Investigators were on Saturday looking into any human error, signal failure and other possible causes behind the three-train crash in Odisha's Balasore district as officials submitted a preliminary inquiry report into the worst rail accident in India in nearly three decades that left at least 288 people dead and over 1,100 injured.
The crash involving Bengaluru-Howrah Superfast Express and Shalimar-Chennai Central Coromandel Express, which were carrying around 2,000 passengers, and a goods train occurred around 7 pm on Friday near the Bahanaga Bazar station in Balasore, about 250 km south of Kolkata and 170 km north of Bhubaneswar.
Seventeen coaches were derailed and severely damaged in the accident, trapping hundreds of passengers. Both passenger trains were at a high speed and it has been cited by experts as one of the main reasons for the high number of casualties.
The rescue operation was wrapped up Saturday afternoon and restoration work started. The injured were admitted to four hospitals.
Preliminary investigations have revealed that a signal was given to Coromandel Express to enter the main line but it was taken off and the train entered the loop line, where it crashed into a goods train parked there.
The Bengaluru-Howrah Superfast Express which was coming at high speed crashed into the coaches of Coromandel Express that had scattered on the adjacent track.
Citing reports till Saturday evening, officials said 288 people were killed in the accident.
As many as 1,175 people were admitted at various hospitals, including private ones, out of which 793 have been released and 382 were undergoing treatment, Odisha government officials said at around 8 PM Saturday.
All except two patients are stable, they said.
Shocked survivors recalled their brush with death, while families in several states including West Bengal, Tamil Nadu and Odisha underwent a painful wait to know the fate of their loved ones.
"The train was running at a high speed. Around 7 pm, a loud sound was heard and it was chaos after that. I fell on the floor from the upper berth. It was ghastly, many people with grave injuries were lying around," Mizan Ul Haq, a resident of Bardhaman who was in a coach at the rear of the Howrah Superfast Express train, told PTI.
Another Bardhaman resident, a carpenter who works in Bengaluru, said he was injured in the chest, feet and head when the coach in which he was travelling turned turtle. "We had to break open the windows and jump out of the compartment to save ourselves," he said, adding he saw many bodies after the accident.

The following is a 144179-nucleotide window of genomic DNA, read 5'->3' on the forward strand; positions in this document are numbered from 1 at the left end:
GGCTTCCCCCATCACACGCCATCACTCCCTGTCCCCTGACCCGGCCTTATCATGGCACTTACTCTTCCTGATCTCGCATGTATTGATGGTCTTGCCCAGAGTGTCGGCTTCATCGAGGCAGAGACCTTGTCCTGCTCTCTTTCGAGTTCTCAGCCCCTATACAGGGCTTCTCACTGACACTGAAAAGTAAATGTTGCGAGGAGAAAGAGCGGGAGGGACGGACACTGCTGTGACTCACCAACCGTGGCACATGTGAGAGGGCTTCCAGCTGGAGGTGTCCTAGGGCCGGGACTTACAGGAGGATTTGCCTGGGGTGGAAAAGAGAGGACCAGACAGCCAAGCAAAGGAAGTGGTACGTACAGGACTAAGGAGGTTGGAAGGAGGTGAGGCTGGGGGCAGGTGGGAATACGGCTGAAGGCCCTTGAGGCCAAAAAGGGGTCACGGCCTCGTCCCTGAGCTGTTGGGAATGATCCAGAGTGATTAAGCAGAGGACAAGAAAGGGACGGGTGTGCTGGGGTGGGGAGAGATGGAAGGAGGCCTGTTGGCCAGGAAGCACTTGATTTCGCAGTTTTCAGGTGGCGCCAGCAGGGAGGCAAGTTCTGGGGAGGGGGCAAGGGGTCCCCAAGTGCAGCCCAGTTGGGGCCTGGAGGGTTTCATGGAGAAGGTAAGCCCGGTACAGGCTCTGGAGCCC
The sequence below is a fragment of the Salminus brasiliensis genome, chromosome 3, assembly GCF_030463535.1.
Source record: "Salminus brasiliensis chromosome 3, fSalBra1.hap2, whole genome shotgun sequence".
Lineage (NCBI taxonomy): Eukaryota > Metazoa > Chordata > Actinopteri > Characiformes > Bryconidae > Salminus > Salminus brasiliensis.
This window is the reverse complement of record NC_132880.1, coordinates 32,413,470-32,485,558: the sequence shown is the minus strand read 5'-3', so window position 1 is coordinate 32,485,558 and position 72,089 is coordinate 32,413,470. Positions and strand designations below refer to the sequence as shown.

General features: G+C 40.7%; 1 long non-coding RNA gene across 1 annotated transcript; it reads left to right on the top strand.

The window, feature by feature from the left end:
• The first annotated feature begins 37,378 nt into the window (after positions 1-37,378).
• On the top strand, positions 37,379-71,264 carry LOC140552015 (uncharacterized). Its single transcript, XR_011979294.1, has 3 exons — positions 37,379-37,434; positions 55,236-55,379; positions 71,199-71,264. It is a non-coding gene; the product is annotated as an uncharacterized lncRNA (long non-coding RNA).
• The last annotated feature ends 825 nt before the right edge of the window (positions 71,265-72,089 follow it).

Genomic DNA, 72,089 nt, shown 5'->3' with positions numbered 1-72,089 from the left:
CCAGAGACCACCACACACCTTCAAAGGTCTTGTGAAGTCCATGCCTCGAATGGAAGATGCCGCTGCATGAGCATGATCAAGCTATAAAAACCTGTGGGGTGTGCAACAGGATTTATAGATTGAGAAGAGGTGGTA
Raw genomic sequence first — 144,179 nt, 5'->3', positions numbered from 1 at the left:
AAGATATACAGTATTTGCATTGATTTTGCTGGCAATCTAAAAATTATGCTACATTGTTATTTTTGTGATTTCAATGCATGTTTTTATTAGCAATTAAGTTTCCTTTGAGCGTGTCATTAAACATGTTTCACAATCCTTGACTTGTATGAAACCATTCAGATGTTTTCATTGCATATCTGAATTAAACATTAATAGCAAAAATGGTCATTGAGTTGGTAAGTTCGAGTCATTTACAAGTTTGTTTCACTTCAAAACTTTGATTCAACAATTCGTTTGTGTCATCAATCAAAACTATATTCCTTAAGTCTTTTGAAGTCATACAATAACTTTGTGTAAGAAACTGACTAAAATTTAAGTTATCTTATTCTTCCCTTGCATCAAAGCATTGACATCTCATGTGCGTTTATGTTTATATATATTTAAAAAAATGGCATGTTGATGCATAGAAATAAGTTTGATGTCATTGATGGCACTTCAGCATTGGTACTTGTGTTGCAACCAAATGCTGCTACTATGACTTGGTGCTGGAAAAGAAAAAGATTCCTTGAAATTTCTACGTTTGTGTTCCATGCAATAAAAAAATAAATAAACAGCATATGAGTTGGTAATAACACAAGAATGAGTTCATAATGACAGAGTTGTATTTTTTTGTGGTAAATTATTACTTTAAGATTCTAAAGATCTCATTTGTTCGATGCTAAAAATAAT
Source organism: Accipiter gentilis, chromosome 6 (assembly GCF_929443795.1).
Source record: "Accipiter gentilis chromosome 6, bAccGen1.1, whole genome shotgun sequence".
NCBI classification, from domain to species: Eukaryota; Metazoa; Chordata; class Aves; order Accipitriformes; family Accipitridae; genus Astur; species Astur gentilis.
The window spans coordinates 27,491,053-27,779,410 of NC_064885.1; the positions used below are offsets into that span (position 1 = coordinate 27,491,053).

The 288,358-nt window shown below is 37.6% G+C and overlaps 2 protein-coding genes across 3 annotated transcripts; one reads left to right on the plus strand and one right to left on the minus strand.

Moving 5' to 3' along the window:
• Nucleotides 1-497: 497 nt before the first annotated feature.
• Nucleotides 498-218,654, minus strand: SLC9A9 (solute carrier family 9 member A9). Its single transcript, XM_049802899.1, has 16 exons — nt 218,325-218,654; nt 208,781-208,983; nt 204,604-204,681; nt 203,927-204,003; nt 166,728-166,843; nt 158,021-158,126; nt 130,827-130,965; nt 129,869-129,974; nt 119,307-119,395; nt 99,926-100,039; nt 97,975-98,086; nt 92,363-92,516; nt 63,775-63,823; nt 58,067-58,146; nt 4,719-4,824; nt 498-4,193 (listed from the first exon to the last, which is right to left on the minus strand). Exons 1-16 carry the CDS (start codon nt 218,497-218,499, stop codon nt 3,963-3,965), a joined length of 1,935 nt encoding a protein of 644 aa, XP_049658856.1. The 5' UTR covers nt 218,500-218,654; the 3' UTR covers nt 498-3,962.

The unreserved compartments were packed, carrying mostly migrant workers to Tamil Nadu or Kerala, according to survivors.
While questions were raised on why the anti-train collision system "Kavach" did not work, the railways said it was not available on the route.
The national transporter has initiated a high-level probe into the train that will be headed by the commissioner of railway safety, South Eastern Circle, officials said.
While sources had earlier said a signalling failure could be the reason behind the crash, railway officials said it is not yet clear if Coromandel Express entered the loop line and hit the stationary goods train or it first derailed and then hit the parked train after entering the loop line.
The preliminary inquiry report, a copy of which is with PTI, said the signal "was given and taken off for the up main line for train number 12841 but the train entered the up loop line and dashed with the goods train which was on the loopline and derailed".
"In the meantime, (train number) 12864 passed through the down main line and two coaches of it derailed and capsized."
The loop lines of the Indian Railways are constructed in a station area -- in this case, the Bahanagar Bazar station -- to accommodate more trains to ease out the operations.
The loop lines are generally 750 metres in length to accommodate full-length goods train with multiple engines.
While Coromandel Express was at a speed of 128 kmph, Bengaluru-Howrah Superfast Express was running at a speed of 116 kmph. The report has been submitted to the Railway Board, sources said.
These trains generally run up to a maximum speed of 130 kmph.
"A M Chowdhary, CRS, SE Circle, will inquire into the accident," a spokesperson of the Indian Railways said.
None of the authorities has so far talked about any possibility of sabotage.
"The rescue operation has been completed. Now, we are starting the restoration work. Kavach was not available on this route," Indian Railways spokesperson Amitabh Sharma said.
The railway is in the process of installing "Kavach", an anti-train collision system, across its network.
Kavach alerts when a loco pilot jumps a signal (Signal Passed at Danger -- SPAD), which is the leading cause of train collisions. The system can alert the loco pilot, take control of the brakes and bring the train to a halt automatically when it notices another train on the same line within a prescribed distance.